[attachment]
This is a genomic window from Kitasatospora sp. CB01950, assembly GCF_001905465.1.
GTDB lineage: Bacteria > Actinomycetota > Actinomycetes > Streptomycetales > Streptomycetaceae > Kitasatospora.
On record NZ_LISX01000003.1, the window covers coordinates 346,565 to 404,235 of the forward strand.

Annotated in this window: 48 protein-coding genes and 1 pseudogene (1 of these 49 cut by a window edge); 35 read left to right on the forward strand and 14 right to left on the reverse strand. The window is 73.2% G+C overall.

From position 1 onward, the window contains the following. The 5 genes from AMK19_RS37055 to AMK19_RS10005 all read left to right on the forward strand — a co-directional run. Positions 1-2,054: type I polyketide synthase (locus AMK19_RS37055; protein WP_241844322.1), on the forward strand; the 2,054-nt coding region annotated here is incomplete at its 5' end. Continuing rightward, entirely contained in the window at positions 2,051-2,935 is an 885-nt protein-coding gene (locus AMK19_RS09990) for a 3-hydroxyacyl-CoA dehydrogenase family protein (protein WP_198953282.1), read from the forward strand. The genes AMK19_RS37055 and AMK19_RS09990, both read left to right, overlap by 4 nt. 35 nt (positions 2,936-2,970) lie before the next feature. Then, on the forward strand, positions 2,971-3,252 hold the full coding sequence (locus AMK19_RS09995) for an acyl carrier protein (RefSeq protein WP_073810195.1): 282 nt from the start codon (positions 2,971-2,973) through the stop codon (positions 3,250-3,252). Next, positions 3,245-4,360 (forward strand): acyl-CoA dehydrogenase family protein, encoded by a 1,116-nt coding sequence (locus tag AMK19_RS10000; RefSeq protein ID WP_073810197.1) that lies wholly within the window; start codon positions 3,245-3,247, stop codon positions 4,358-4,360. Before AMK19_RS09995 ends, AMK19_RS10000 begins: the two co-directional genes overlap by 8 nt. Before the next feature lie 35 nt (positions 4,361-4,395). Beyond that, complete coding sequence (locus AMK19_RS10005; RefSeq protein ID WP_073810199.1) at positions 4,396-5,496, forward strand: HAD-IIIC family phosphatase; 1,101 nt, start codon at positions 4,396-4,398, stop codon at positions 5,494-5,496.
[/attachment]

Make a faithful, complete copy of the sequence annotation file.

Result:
This is a genomic window from Kitasatospora sp. CB01950, assembly GCF_001905465.1.
GTDB lineage: Bacteria > Actinomycetota > Actinomycetes > Streptomycetales > Streptomycetaceae > Kitasatospora.
On record NZ_LISX01000003.1, the window covers coordinates 346,565 to 404,235 of the forward strand.

Annotated in this window: 48 protein-coding genes and 1 pseudogene (1 of these 49 cut by a window edge); 35 read left to right on the forward strand and 14 right to left on the reverse strand. The window is 73.2% G+C overall.

From position 1 onward, the window contains the following. The 5 genes from AMK19_RS37055 to AMK19_RS10005 all read left to right on the forward strand — a co-directional run. Positions 1-2,054: type I polyketide synthase (locus AMK19_RS37055; protein WP_241844322.1), on the forward strand; the 2,054-nt coding region annotated here is incomplete at its 5' end. Continuing rightward, entirely contained in the window at positions 2,051-2,935 is an 885-nt protein-coding gene (locus AMK19_RS09990) for a 3-hydroxyacyl-CoA dehydrogenase family protein (protein WP_198953282.1), read from the forward strand. The genes AMK19_RS37055 and AMK19_RS09990, both read left to right, overlap by 4 nt. 35 nt (positions 2,936-2,970) lie before the next feature. Then, on the forward strand, positions 2,971-3,252 hold the full coding sequence (locus AMK19_RS09995) for an acyl carrier protein (RefSeq protein WP_073810195.1): 282 nt from the start codon (positions 2,971-2,973) through the stop codon (positions 3,250-3,252). Next, positions 3,245-4,360 (forward strand): acyl-CoA dehydrogenase family protein, encoded by a 1,116-nt coding sequence (locus tag AMK19_RS10000; RefSeq protein ID WP_073810197.1) that lies wholly within the window; start codon positions 3,245-3,247, stop codon positions 4,358-4,360. Before AMK19_RS09995 ends, AMK19_RS10000 begins: the two co-directional genes overlap by 8 nt. Before the next feature lie 35 nt (positions 4,361-4,395). Beyond that, complete coding sequence (locus AMK19_RS10005; RefSeq protein ID WP_073810199.1) at positions 4,396-5,496, forward strand: HAD-IIIC family phosphatase; 1,101 nt, start codon at positions 4,396-4,398, stop codon at positions 5,494-5,496.